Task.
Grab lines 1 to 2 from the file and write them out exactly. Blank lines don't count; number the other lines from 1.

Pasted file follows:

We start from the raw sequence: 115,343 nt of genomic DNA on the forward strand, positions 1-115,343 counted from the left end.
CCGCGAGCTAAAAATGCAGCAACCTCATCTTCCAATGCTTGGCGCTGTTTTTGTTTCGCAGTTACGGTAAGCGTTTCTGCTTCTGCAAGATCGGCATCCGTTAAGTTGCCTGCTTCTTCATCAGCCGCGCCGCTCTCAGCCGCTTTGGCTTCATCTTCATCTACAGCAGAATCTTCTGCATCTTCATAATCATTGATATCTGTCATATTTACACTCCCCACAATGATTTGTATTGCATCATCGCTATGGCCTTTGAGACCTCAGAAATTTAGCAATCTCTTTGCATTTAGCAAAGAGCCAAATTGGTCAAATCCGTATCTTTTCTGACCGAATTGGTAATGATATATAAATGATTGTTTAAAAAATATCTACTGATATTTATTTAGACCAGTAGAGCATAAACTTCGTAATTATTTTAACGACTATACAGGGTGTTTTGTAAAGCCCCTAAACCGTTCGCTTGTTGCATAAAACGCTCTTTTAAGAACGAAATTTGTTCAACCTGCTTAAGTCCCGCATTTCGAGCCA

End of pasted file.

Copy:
We start from the raw sequence: 115,343 nt of genomic DNA on the forward strand, positions 1-115,343 counted from the left end.
CCGCGAGCTAAAAATGCAGCAACCTCATCTTCCAATGCTTGGCGCTGTTTTTGTTTCGCAGTTACGGTAAGCGTTTCTGCTTCTGCAAGATCGGCATCCGTTAAGTTGCCTGCTTCTTCATCAGCCGCGCCGCTCTCAGCCGCTTTGGCTTCATCTTCATCTACAGCAGAATCTTCTGCATCTTCATAATCATTGATATCTGTCATATTTACACTCCCCACAATGATTTGTATTGCATCATCGCTATGGCCTTTGAGACCTCAGAAATTTAGCAATCTCTTTGCATTTAGCAAAGAGCCAAATTGGTCAAATCCGTATCTTTTCTGACCGAATTGGTAATGATATATAAATGATTGTTTAAAAAATATCTACTGATATTTATTTAGACCAGTAGAGCATAAACTTCGTAATTATTTTAACGACTATACAGGGTGTTTTGTAAAGCCCCTAAACCGTTCGCTTGTTGCATAAAACGCTCTTTTAAGAACGAAATTTGTTCAACCTGCTTAAGTCCCGCATTTCGAGCCA